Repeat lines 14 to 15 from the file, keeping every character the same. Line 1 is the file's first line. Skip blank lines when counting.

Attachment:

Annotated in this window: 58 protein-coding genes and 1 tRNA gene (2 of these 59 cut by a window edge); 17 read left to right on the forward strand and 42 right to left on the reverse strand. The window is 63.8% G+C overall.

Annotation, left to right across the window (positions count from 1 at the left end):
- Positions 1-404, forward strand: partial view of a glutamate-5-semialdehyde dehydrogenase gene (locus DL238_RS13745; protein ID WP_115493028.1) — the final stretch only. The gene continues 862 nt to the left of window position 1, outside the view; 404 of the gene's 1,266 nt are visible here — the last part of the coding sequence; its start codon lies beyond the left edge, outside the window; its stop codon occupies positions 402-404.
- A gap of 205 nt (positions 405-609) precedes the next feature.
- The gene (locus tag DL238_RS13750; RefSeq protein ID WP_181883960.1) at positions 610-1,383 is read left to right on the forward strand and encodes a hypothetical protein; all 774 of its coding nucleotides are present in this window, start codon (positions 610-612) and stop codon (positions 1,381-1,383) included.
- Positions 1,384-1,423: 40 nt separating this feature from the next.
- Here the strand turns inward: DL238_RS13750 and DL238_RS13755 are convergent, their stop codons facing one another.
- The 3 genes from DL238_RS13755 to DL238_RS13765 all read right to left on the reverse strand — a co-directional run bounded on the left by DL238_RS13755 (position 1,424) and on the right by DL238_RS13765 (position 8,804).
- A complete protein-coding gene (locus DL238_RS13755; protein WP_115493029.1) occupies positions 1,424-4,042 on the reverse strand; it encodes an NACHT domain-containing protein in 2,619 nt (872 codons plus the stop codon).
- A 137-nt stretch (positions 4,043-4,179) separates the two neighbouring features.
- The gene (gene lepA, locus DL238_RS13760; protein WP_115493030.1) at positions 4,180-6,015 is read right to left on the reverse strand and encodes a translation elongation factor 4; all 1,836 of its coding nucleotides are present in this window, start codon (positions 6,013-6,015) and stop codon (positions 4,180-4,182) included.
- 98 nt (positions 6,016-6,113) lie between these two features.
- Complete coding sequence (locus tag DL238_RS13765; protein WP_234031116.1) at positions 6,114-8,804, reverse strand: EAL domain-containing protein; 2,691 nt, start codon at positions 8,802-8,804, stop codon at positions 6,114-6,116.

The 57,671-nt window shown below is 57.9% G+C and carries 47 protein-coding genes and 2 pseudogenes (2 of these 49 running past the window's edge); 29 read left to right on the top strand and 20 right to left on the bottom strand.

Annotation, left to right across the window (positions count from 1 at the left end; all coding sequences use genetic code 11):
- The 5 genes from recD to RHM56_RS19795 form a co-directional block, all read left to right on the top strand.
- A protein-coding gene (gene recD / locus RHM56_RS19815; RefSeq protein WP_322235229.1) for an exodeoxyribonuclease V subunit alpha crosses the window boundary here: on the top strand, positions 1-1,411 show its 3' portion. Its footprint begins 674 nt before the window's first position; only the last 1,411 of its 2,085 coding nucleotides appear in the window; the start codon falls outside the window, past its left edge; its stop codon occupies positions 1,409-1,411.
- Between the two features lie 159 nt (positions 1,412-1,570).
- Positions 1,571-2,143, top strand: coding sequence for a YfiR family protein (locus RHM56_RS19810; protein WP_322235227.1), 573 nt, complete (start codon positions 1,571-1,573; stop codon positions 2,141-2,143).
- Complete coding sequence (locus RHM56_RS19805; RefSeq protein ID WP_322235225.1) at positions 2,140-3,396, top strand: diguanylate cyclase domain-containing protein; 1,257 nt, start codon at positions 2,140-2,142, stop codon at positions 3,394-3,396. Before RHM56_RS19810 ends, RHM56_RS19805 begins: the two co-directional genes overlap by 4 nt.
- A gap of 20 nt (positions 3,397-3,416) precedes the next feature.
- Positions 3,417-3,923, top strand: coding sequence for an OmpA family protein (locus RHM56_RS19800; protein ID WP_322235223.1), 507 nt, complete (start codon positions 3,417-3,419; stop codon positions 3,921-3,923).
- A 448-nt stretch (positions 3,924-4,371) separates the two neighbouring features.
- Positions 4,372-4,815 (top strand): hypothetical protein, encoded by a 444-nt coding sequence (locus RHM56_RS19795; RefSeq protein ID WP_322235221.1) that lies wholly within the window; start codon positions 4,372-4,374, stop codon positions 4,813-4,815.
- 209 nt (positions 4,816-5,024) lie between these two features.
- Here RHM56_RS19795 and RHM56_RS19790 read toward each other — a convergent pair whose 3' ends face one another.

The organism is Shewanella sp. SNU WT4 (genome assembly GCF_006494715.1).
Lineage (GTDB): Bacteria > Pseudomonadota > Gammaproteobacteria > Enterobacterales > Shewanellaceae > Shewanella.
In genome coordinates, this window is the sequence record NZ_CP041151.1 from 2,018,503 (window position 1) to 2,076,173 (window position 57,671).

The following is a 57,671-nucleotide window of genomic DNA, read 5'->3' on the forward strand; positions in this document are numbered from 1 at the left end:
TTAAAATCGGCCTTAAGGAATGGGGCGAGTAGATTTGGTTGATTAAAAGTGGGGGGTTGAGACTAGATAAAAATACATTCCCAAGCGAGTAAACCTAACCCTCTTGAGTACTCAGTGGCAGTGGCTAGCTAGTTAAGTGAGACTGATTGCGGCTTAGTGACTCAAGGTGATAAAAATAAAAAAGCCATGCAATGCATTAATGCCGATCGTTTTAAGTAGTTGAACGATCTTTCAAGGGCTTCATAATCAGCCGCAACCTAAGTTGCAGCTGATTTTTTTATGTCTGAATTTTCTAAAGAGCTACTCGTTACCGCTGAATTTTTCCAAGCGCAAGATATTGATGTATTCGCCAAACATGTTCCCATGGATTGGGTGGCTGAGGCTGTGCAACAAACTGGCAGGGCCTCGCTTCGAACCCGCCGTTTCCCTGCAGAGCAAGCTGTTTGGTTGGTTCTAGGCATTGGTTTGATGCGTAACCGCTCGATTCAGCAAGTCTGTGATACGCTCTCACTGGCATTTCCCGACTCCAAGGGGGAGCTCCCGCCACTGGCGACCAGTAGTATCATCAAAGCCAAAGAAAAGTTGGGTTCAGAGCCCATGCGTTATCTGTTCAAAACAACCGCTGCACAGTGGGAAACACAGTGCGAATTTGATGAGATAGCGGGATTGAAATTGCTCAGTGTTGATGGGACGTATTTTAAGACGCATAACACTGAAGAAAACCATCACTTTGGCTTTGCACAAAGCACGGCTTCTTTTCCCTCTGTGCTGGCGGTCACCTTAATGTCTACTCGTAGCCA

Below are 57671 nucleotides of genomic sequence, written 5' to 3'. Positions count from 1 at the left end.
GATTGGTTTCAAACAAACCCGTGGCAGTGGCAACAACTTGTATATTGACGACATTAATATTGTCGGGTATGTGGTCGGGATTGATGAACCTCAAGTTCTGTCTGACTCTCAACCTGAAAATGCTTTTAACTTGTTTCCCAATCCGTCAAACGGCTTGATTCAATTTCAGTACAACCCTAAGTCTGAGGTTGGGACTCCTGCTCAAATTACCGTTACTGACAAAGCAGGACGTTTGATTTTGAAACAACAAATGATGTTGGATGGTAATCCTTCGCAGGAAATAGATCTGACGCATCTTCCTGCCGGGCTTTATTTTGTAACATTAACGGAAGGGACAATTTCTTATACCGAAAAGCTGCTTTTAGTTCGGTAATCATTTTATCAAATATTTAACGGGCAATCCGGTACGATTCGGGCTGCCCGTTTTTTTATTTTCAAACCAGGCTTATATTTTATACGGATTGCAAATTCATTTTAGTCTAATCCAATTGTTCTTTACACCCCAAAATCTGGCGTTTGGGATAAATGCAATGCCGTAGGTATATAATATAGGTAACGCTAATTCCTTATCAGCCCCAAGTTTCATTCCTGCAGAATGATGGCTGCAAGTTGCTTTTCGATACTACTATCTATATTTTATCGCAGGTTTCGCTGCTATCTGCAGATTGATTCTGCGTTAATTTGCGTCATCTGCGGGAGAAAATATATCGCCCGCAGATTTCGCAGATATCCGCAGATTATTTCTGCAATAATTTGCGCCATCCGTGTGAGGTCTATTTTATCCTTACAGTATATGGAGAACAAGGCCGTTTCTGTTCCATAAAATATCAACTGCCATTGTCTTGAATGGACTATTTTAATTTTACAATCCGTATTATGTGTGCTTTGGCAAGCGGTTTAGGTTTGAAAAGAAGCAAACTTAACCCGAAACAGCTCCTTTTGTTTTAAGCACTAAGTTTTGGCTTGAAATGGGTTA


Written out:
The 57,671-nt window shown below is 57.9% G+C and carries 47 protein-coding genes and 2 pseudogenes (2 of these 49 running past the window's edge); 29 read left to right on the top strand and 20 right to left on the bottom strand.

Annotation, left to right across the window (positions count from 1 at the left end; all coding sequences use genetic code 11):